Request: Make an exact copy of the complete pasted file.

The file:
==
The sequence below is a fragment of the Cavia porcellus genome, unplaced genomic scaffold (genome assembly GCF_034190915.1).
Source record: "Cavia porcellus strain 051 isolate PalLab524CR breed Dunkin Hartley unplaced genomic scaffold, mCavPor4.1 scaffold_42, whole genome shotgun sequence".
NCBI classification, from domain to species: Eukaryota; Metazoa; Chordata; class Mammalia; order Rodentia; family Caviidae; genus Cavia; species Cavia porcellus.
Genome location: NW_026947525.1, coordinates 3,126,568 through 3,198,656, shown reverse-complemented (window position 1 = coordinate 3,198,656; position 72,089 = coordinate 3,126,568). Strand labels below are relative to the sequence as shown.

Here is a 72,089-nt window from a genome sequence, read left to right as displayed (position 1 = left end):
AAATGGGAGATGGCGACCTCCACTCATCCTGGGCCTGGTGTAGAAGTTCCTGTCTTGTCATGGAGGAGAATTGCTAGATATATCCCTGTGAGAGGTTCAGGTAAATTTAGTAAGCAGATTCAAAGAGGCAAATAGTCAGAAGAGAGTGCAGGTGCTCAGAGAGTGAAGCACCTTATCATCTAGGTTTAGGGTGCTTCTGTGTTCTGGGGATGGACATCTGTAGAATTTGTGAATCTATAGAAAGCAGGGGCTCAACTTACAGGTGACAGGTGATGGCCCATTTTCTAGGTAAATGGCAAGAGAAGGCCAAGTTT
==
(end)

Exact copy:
The sequence below is a fragment of the Cavia porcellus genome, unplaced genomic scaffold (genome assembly GCF_034190915.1).
Source record: "Cavia porcellus strain 051 isolate PalLab524CR breed Dunkin Hartley unplaced genomic scaffold, mCavPor4.1 scaffold_42, whole genome shotgun sequence".
NCBI classification, from domain to species: Eukaryota; Metazoa; Chordata; class Mammalia; order Rodentia; family Caviidae; genus Cavia; species Cavia porcellus.
Genome location: NW_026947525.1, coordinates 3,126,568 through 3,198,656, shown reverse-complemented (window position 1 = coordinate 3,198,656; position 72,089 = coordinate 3,126,568). Strand labels below are relative to the sequence as shown.

Here is a 72,089-nt window from a genome sequence, read left to right as displayed (position 1 = left end):
AAATGGGAGATGGCGACCTCCACTCATCCTGGGCCTGGTGTAGAAGTTCCTGTCTTGTCATGGAGGAGAATTGCTAGATATATCCCTGTGAGAGGTTCAGGTAAATTTAGTAAGCAGATTCAAAGAGGCAAATAGTCAGAAGAGAGTGCAGGTGCTCAGAGAGTGAAGCACCTTATCATCTAGGTTTAGGGTGCTTCTGTGTTCTGGGGATGGACATCTGTAGAATTTGTGAATCTATAGAAAGCAGGGGCTCAACTTACAGGTGACAGGTGATGGCCCATTTTCTAGGTAAATGGCAAGAGAAGGCCAAGTTT